1. Elementor has great functionality out of the box, but also has a broad ecosystem for extensions
  2. It integrates well with Advanced Custom Fields (Whilst not on this list, ACF is another plugin we use a lot )
  3. It allows you to split the page template design from the content meaning you can give users a clean simple content management system, whilst still having full and separate control over the design

Finally to ask the question “Why do we prefer a page builder to a theme?” The answer is simple. Themes are driven by fashion and tend not to be consistently developed & updated in the long term. They are also often over complicated as they try to appeal to a broad group of potential users. As Elementor is theme independent, it is developed on an ongoing basis, and designs developed in Elementor tend to be more tailored to the needs of an individual site.  All in all, it’s our experience that themes developed in Elementor give more longevity, and a better experience for both site visitors and administrators.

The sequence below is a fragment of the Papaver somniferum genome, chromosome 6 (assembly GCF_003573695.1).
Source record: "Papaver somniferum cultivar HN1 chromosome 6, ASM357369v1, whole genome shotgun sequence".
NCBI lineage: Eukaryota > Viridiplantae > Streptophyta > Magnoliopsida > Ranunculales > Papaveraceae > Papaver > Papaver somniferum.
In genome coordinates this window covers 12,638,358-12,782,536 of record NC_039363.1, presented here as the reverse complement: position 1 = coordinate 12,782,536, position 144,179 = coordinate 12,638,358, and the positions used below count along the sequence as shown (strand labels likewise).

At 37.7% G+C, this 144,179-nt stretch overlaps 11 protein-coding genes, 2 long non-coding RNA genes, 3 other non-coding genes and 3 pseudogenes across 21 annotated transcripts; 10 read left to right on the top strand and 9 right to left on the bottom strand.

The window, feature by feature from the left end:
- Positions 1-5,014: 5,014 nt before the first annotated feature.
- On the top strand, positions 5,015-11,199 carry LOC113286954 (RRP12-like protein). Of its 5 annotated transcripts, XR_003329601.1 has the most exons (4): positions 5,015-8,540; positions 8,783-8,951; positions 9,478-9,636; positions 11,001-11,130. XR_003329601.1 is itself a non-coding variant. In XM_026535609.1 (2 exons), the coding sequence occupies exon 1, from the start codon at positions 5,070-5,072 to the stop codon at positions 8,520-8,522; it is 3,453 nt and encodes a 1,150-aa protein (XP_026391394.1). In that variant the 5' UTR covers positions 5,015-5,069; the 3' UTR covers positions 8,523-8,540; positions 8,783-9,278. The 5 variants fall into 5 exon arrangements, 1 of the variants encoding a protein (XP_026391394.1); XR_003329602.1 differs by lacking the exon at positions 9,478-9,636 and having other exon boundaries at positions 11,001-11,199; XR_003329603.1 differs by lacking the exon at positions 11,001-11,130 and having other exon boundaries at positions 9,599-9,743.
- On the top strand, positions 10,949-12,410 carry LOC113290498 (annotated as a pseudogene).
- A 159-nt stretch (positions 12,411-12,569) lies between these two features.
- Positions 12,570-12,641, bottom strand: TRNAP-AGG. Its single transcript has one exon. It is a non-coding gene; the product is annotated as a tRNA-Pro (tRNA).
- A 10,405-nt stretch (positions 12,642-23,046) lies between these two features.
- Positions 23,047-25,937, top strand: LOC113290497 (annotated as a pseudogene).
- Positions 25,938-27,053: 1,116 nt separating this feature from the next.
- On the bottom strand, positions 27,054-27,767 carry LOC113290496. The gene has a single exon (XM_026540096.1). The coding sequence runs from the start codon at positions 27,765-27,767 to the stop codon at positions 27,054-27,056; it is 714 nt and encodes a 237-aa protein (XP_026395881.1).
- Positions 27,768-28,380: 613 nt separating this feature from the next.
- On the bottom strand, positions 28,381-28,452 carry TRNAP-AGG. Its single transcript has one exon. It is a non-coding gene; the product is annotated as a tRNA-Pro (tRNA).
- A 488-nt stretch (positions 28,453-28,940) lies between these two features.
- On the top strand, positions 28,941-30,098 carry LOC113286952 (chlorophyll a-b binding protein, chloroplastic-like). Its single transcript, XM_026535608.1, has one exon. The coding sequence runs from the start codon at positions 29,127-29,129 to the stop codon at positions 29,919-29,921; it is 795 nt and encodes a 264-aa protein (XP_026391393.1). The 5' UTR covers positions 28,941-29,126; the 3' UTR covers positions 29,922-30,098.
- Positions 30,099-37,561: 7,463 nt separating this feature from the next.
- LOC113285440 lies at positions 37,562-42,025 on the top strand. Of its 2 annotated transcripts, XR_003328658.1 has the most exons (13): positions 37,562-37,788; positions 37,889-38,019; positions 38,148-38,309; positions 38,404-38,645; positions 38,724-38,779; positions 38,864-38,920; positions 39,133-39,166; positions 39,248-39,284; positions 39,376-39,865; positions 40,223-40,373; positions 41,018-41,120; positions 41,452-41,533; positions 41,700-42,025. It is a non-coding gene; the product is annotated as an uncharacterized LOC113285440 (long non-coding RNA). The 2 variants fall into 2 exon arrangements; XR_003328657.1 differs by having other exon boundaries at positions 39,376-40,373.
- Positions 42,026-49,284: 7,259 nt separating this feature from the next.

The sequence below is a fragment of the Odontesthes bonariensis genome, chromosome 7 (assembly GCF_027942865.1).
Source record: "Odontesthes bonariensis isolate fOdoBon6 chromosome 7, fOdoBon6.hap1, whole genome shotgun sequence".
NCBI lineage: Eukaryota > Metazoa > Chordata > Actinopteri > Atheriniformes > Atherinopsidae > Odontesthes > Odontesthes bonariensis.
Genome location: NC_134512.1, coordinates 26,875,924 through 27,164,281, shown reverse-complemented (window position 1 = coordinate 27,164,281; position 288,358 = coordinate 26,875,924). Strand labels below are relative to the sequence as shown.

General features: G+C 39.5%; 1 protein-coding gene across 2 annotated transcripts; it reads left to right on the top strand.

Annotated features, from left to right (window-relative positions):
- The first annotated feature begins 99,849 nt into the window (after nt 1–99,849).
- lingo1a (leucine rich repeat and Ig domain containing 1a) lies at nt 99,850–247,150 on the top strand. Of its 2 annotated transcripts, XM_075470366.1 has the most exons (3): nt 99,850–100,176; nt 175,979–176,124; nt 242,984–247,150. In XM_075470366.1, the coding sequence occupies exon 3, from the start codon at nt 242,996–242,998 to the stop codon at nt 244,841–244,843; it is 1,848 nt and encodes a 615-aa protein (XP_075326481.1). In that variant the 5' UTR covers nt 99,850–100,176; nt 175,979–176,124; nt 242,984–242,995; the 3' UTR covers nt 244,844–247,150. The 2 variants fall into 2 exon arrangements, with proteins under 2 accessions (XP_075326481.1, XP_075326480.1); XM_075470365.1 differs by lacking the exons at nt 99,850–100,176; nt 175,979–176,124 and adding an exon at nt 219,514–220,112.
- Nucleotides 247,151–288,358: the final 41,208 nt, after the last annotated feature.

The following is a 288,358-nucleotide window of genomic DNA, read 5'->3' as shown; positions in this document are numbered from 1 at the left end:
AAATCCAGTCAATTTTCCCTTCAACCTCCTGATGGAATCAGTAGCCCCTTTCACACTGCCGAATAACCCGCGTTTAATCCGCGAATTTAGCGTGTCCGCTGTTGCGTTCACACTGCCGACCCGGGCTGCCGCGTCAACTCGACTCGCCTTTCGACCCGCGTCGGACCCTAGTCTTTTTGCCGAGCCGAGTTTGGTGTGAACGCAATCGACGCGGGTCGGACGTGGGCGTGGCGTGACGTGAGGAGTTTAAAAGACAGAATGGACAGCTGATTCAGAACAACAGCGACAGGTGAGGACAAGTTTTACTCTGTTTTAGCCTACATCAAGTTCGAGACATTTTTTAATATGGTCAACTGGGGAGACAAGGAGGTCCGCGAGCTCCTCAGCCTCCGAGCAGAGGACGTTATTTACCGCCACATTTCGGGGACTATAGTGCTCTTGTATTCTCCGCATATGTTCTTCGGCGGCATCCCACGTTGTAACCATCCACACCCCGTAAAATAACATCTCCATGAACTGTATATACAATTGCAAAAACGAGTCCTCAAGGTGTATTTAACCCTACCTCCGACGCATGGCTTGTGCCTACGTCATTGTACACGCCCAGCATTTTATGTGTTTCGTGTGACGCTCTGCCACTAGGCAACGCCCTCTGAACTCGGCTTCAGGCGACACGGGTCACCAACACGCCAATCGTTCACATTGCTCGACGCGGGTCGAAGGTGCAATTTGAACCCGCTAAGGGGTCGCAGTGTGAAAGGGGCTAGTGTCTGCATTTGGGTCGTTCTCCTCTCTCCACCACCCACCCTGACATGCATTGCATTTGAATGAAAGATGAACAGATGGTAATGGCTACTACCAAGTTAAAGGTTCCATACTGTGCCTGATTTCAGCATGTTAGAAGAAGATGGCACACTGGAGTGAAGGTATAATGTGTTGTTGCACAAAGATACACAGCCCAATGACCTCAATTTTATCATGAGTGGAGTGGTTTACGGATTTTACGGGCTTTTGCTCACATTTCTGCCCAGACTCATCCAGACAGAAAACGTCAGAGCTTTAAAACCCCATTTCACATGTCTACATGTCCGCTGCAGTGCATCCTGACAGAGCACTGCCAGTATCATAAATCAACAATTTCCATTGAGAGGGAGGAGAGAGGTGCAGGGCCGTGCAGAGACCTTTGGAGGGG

Security

The next plugin we install on every site deals with security and in this area our plugin of choice is Wordfence (www.wordfence.com). We like it as it’s simple to use and very comprehensive. Including as standard features like, brute force protection, bot management, a firewall and malware scanning. Running Wordfence is as simple as installing the plugin and running through a config wizard. Once installed you can forget it as it simply works. Something a security plugin should be.

This is one of the plugins where we use the free version as it gives all the functionality we need. Furthermore, the fact that it has a well established installed base of the pro version means that it is being constantly developed, and here for the long term.

Backup